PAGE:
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Giving The Finger George Jaenicke grjaenicke grjaenicke@mindspring.com For all you Trivia Buffs

Before the Battle of Agincourt in 1415, the French,
anticipating victory over the English, proposed to
cut off the middle finger of all captured English soldiers.
Without the middle finger it would be impossible to
draw the renowned English longbow and therefore be
incapable of fighting in the future.
This famous weapon was made of the native English
Yew tree, and the act of drawing the longbow was
known as "plucking the yew" (or "pluck yew").
Much to the bewilderment of the French, the English
won a major upset and began mocking the French by
waving their middle fingers at the defeated French,
saying, "See, we can still pluck yew! "PLUCK YEW!"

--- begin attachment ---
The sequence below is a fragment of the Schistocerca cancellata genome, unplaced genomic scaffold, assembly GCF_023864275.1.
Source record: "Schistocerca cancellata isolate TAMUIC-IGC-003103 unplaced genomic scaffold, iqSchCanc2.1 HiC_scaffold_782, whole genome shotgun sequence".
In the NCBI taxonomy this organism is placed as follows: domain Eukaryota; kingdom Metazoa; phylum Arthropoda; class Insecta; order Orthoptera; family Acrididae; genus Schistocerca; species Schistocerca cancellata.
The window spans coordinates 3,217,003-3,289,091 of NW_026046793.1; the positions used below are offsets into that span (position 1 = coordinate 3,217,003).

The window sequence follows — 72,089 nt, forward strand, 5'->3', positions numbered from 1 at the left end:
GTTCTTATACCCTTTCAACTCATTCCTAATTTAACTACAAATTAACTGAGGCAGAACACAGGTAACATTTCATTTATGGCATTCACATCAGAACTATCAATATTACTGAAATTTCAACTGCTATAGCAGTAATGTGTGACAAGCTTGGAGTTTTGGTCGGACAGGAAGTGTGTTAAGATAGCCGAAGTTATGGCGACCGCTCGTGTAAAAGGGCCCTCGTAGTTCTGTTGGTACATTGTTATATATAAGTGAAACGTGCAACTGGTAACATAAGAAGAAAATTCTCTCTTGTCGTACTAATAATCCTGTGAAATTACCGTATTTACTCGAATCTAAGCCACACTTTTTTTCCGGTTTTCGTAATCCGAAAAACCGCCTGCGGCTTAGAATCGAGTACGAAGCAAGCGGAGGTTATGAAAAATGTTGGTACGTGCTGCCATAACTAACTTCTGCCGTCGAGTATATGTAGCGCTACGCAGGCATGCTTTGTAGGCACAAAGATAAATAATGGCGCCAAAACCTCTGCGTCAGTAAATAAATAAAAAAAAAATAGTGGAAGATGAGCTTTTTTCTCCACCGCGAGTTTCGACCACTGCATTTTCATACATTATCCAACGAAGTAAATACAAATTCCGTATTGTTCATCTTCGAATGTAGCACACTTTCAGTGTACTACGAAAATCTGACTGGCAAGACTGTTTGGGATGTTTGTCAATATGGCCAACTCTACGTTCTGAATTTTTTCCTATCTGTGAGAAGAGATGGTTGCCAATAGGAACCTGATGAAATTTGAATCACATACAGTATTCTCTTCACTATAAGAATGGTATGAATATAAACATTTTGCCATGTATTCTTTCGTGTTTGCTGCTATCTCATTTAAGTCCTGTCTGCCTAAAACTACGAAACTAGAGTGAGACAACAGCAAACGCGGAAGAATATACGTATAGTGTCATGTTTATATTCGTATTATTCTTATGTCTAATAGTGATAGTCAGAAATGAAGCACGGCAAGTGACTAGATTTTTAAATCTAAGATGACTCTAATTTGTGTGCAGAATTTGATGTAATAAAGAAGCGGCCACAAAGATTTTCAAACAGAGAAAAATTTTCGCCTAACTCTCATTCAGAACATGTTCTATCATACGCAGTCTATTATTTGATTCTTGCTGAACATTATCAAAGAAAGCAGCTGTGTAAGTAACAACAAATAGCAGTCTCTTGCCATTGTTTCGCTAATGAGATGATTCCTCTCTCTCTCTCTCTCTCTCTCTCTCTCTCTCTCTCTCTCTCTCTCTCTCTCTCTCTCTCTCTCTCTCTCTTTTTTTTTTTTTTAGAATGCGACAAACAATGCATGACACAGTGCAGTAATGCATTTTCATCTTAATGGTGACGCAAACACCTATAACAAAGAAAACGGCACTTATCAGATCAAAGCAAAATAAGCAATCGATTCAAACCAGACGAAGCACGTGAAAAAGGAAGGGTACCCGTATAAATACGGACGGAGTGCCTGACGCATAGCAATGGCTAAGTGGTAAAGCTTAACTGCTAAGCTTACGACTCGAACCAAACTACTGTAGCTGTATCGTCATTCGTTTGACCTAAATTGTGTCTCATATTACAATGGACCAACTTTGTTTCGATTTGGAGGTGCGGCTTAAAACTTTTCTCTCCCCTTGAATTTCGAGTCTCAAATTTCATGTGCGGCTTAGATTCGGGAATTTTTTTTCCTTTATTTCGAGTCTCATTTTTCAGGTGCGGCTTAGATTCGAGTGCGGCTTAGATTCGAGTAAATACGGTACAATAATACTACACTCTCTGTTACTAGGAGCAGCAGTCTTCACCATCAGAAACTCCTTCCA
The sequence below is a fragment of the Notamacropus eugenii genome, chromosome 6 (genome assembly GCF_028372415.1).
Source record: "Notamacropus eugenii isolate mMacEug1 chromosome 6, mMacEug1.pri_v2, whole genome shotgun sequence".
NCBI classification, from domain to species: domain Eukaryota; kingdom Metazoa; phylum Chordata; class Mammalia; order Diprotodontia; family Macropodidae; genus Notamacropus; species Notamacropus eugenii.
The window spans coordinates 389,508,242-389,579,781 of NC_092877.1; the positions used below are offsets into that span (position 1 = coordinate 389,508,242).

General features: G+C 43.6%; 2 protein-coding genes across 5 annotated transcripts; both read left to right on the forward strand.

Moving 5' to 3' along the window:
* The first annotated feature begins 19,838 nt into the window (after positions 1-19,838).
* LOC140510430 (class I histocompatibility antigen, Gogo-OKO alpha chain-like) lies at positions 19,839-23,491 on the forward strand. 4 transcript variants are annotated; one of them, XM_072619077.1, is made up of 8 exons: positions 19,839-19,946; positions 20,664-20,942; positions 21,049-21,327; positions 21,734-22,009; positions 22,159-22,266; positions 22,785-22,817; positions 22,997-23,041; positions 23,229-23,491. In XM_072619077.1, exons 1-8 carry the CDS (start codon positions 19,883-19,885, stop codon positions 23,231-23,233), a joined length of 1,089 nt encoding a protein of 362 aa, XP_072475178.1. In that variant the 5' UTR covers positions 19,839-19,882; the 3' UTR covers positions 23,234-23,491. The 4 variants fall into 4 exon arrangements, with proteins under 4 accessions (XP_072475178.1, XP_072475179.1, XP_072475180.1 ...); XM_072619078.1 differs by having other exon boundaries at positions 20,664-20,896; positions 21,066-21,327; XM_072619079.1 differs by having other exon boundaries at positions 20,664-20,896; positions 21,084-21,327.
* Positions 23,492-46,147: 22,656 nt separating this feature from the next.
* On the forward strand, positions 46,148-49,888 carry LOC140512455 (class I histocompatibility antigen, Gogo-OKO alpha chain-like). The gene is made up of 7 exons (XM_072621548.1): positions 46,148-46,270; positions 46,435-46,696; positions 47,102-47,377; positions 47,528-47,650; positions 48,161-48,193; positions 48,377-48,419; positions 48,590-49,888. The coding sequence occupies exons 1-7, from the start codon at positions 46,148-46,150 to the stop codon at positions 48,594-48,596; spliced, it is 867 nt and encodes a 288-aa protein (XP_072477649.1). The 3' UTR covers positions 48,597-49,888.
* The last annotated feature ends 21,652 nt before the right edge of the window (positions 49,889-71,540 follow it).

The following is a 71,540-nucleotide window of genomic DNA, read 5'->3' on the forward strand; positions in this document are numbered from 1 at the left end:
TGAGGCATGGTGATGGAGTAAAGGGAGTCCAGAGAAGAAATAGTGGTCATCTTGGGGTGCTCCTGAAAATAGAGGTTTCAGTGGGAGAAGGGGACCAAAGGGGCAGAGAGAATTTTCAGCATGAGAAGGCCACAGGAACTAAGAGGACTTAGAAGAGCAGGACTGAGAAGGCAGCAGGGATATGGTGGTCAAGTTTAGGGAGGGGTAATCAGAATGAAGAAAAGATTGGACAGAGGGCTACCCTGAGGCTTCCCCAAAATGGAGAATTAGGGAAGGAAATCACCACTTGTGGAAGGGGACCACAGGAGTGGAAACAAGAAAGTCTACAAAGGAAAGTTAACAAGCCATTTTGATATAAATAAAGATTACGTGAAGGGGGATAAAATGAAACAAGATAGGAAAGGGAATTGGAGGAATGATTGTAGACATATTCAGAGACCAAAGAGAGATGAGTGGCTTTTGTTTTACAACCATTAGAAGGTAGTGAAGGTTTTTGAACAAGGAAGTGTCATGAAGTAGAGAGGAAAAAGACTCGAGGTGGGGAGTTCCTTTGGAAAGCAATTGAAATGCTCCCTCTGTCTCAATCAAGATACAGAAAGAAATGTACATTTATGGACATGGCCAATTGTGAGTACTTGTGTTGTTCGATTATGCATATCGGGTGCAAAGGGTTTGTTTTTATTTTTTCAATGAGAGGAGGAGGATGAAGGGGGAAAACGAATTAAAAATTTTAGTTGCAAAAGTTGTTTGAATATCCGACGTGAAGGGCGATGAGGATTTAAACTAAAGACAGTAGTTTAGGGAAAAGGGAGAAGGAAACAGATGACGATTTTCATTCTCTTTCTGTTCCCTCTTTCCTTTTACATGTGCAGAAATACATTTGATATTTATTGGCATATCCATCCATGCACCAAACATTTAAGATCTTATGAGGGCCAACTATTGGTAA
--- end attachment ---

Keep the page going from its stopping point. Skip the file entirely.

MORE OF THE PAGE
Since 'pluck yew' is rather difficult to say, the
difficult consonant cluster at the beginning has
gradually changed to a labiodental fricative 'F',
and thus the words often used in conjunction with
the one-finger-salute are mistakenly thought to
have something to do with an intimate encounter.
It is also because of the pheasant feathers on the
arrows used with the longbow that the symbolic
gesture is known as "giving the bird".

And yew thought yew knew everything.



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